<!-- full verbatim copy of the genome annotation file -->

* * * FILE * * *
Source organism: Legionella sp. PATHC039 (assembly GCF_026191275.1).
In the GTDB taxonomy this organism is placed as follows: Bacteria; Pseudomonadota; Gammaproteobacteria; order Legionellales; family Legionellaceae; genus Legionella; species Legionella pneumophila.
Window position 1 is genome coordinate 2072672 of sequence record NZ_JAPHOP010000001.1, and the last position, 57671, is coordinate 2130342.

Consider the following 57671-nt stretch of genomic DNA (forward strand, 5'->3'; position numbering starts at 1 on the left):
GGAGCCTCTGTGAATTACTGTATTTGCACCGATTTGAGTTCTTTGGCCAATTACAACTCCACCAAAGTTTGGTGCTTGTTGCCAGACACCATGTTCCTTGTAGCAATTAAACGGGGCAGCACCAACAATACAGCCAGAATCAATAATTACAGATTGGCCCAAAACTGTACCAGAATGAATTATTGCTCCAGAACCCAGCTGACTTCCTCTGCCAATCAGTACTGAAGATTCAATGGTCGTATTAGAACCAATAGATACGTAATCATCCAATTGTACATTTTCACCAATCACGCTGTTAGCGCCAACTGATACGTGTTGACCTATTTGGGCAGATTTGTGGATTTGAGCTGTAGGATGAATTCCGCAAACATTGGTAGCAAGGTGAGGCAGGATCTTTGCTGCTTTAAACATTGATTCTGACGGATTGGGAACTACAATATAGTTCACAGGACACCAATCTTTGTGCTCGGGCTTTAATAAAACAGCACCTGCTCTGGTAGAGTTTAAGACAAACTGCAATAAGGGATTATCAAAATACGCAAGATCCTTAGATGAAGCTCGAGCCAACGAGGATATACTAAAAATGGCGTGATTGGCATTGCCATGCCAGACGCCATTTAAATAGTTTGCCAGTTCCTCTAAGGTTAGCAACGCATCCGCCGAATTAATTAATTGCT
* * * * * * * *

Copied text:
Source organism: Legionella sp. PATHC039 (assembly GCF_026191275.1).
In the GTDB taxonomy this organism is placed as follows: Bacteria; Pseudomonadota; Gammaproteobacteria; order Legionellales; family Legionellaceae; genus Legionella; species Legionella pneumophila.
Window position 1 is genome coordinate 2072672 of sequence record NZ_JAPHOP010000001.1, and the last position, 57671, is coordinate 2130342.

Consider the following 57671-nt stretch of genomic DNA (forward strand, 5'->3'; position numbering starts at 1 on the left):
GGAGCCTCTGTGAATTACTGTATTTGCACCGATTTGAGTTCTTTGGCCAATTACAACTCCACCAAAGTTTGGTGCTTGTTGCCAGACACCATGTTCCTTGTAGCAATTAAACGGGGCAGCACCAACAATACAGCCAGAATCAATAATTACAGATTGGCCCAAAACTGTACCAGAATGAATTATTGCTCCAGAACCCAGCTGACTTCCTCTGCCAATCAGTACTGAAGATTCAATGGTCGTATTAGAACCAATAGATACGTAATCATCCAATTGTACATTTTCACCAATCACGCTGTTAGCGCCAACTGATACGTGTTGACCTATTTGGGCAGATTTGTGGATTTGAGCTGTAGGATGAATTCCGCAAACATTGGTAGCAAGGTGAGGCAGGATCTTTGCTGCTTTAAACATTGATTCTGACGGATTGGGAACTACAATATAGTTCACAGGACACCAATCTTTGTGCTCGGGCTTTAATAAAACAGCACCTGCTCTGGTAGAGTTTAAGACAAACTGCAATAAGGGATTATCAAAATACGCAAGATCCTTAGATGAAGCTCGAGCCAACGAGGATATACTAAAAATGGCGTGATTGGCATTGCCATGCCAGACGCCATTTAAATAGTTTGCCAGTTCCTCTAAGGTTAGCAACGCATCCGCCGAATTAATTAATTGCT